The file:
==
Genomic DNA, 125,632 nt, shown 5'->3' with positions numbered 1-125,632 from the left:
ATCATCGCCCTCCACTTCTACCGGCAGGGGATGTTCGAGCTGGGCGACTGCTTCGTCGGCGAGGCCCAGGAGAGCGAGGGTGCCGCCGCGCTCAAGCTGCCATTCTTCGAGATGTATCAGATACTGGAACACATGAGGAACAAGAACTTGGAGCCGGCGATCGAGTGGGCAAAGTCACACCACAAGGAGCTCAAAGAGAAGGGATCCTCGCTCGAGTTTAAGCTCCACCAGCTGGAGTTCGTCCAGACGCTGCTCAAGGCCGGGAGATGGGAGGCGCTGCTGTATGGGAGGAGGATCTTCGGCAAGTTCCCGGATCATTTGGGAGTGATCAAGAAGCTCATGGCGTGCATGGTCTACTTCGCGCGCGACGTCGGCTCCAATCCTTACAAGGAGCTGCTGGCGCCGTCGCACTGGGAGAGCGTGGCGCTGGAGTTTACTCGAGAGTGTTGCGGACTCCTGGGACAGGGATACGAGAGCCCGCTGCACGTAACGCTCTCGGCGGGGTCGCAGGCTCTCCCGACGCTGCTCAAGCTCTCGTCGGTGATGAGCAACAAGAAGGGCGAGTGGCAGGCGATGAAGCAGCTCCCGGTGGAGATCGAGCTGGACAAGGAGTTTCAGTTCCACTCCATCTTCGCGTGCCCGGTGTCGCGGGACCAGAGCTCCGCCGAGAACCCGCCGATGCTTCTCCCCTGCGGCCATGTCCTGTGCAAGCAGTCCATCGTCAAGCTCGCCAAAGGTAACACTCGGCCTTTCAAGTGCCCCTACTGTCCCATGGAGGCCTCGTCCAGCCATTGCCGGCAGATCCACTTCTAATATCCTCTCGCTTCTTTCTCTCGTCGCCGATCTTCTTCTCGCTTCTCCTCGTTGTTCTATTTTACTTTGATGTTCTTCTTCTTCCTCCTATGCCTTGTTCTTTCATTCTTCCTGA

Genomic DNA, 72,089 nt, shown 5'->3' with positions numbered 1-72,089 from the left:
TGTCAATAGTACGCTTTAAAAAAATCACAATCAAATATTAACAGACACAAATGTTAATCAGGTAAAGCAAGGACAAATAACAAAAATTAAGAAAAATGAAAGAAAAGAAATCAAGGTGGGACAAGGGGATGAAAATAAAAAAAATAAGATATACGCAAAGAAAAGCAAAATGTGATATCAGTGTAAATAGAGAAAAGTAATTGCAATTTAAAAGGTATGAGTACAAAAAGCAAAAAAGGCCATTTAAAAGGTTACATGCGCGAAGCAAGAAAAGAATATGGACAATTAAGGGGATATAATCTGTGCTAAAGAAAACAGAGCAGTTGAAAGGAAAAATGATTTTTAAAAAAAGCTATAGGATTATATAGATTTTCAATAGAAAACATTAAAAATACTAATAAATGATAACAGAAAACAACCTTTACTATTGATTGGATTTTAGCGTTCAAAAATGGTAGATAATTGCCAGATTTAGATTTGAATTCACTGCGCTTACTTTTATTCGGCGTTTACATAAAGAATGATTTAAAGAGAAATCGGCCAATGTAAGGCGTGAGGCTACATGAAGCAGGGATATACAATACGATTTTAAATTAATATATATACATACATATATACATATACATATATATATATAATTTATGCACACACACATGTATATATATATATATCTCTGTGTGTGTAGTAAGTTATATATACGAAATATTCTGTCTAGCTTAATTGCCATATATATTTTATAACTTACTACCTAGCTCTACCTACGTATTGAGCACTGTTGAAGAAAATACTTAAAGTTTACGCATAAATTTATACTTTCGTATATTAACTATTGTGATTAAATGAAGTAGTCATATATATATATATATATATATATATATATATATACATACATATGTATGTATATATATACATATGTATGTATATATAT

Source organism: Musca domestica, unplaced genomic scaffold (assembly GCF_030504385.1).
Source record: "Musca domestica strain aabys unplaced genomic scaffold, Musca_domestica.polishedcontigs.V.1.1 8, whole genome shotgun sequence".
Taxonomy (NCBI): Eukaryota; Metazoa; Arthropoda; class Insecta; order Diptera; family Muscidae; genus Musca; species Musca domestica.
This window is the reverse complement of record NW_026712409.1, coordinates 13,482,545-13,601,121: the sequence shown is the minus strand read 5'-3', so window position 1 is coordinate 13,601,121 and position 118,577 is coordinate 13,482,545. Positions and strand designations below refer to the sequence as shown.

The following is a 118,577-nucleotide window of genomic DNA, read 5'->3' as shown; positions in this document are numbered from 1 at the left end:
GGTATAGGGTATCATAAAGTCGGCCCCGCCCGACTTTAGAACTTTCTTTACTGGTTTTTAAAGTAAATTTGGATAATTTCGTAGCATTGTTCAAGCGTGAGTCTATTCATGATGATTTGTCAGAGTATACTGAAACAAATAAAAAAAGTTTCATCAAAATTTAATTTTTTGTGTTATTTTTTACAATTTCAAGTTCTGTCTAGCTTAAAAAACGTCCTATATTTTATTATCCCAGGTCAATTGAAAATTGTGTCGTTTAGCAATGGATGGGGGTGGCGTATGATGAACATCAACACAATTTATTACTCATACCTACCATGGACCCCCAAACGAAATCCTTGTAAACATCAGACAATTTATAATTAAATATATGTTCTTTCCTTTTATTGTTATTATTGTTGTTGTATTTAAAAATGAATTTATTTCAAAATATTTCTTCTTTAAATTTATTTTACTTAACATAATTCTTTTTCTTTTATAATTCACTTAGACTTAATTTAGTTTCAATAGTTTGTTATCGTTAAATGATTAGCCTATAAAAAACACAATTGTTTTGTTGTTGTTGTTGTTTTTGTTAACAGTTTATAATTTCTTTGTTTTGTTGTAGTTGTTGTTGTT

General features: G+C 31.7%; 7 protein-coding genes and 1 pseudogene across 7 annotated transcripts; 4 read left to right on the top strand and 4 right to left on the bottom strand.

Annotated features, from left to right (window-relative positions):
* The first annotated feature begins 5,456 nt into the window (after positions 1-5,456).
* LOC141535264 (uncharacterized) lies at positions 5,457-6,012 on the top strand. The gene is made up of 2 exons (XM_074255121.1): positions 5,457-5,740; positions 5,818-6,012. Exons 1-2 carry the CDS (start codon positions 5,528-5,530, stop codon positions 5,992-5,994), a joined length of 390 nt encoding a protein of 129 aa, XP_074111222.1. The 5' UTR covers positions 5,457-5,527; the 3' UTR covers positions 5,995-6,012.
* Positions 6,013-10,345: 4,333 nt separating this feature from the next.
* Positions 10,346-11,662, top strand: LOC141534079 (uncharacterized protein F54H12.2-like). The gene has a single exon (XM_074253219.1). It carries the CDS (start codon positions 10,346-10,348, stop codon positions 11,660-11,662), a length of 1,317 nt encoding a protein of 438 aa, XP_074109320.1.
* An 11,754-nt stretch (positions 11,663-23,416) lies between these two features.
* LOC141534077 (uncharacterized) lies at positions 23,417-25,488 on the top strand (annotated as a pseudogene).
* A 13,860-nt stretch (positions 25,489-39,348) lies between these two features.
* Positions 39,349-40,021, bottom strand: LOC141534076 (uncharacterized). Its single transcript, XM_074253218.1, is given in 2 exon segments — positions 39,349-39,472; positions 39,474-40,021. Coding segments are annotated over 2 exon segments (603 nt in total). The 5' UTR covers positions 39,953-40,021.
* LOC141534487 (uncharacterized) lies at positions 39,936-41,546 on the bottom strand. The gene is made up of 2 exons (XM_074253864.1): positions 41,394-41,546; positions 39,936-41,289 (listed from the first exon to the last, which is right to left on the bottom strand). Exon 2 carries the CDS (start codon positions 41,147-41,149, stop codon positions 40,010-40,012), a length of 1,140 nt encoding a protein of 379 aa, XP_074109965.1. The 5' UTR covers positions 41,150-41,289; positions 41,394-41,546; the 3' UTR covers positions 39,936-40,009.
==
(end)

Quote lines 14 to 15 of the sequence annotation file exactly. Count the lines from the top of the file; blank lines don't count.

* LOC141535264 (uncharacterized) lies at positions 5,457-6,012 on the top strand. The gene is made up of 2 exons (XM_074255121.1): positions 5,457-5,740; positions 5,818-6,012. Exons 1-2 carry the CDS (start codon positions 5,528-5,530, stop codon positions 5,992-5,994), a joined length of 390 nt encoding a protein of 129 aa, XP_074111222.1. The 5' UTR covers positions 5,457-5,527; the 3' UTR covers positions 5,995-6,012.
* Positions 6,013-10,345: 4,333 nt separating this feature from the next.